For my one-day story I photographed Shannon Stewart, shelter manager, at Columbia’s only ‘wet’ homeless shelter. Wet meaning residents can be intoxicated or under the influence, but cannot be in possession of alcohol or drugs. Stewart is a volunteer, but he is more than that. As shelter manager, he has spent just about every night since the place opened at the shelter, and even has his own room. He used to be homeless, so he knows many of those coming to stay at the shelter. He knows everyones name and their drink of choice. He understands them and they understand and trust him. And that is obvious. The shelter will remain open until March 12, 2012, but Stewart is getting tired. Tired of the long nights he spends at the shelter after working his full-time day job at Jimmy Johns. Tired of the stress that comes from intoxicated fights of the residents. Tired from giving his all.

Here is the edit I came up with, and a few outtakes at the end:


Shannon Stewart, shelter manager at the Room at the Inn, folds sheets for a cot while preparing a bed for a resident on Tuesday, February 21, 2012. The shelter has a capacity of ten people per night, but some nights Stewart and the other volunteers do all they can to give a bed to everyone who needs one.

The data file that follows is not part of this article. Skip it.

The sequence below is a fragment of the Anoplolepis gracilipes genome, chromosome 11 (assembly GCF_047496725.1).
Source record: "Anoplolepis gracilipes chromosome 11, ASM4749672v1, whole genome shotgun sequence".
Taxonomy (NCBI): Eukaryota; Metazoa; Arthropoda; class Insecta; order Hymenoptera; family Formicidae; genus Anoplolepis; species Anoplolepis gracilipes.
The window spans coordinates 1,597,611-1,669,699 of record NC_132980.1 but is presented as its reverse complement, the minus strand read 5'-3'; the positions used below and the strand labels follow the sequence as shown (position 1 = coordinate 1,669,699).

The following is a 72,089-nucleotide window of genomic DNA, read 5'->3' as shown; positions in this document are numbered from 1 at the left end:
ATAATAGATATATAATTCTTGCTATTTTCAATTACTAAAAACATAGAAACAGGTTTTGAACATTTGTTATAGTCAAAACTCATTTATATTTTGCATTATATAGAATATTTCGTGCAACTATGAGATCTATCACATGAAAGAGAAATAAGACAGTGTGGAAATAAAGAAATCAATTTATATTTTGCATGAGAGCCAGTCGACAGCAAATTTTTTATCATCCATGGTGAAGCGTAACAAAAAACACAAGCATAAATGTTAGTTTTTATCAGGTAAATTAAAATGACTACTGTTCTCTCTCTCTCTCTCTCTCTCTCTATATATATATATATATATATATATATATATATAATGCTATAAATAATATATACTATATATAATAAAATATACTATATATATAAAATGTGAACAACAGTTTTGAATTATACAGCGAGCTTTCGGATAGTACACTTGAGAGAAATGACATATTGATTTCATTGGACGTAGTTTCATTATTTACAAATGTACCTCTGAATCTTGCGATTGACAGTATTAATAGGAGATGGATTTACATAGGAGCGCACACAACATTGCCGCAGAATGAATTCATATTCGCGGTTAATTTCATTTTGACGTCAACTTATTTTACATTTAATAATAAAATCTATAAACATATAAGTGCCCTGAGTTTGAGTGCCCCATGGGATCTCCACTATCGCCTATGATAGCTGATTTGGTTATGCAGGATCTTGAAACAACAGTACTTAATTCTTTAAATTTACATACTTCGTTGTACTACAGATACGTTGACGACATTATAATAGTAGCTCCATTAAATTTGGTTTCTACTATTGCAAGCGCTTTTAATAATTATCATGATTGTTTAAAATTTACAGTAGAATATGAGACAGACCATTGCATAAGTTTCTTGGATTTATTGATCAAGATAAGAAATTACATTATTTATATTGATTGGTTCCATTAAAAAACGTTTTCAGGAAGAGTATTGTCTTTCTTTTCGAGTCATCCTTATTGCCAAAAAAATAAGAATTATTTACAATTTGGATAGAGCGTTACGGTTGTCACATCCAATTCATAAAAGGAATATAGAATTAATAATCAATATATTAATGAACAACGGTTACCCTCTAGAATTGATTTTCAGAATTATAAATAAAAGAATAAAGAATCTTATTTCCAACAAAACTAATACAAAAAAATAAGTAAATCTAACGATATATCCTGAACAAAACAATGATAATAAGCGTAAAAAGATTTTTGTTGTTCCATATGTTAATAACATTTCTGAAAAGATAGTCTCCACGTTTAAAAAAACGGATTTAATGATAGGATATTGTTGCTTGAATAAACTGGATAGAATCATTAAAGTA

Stewart mediates an argument between two residents on Tuesday. The Room at the Inn is the only ‘wet shelter’ in Columbia, meaning residents can be drunk while they are there, but cannot have alcohol or drugs on the property. With most of the residents coming to the shelter intoxicated each night, arguments and fights arise easily, Stewart says.

A sign hangs in the shelter saying “make checks payable to Shannon Stewart.” The building the shelter is located in is the old Total Environments building on Old 63. Stewart, other volunteers and local churches have worked together to transform the once empty building into a comfortable place for the homeless in Columbia to stay during the winter months. Stewart has taken over the managerial role at the shelter voluntarily, and the sign is an attempt to make a joke at his reality.

Stewart takes a moment to himself as residents ready themselves for sleep. Stewart, who was once homeless himself, knows every resident that stays at the shelter. Because he knows their stories, their problems and their tempers, he is able to communicate with everyone on a more personal level, making the shelter feel more like home. The residents trust him and that shows in their interactions with Stewart.

Stewart sits down to watch the movie being played at the shelter on Tuesday night while Jack, a resident, sleeps against the wall. With tight space, Stewart and other volunteers do all they can to fit as many people into the building comfortably, and safely, as they can.

Stewart rests his head and closes his eyes as his night comes to a close. Having volunteered at the shelter almost every night since the beginning of January, Stewart, who sleeps there, is growing tired of the long days at his day job at Jimmy Johns and the long nights at the shelter. The shelter will close for the season on March 12, 2012. After that, the residents will have to find a new place to stay.

Outtakes:

One-Day Story Critique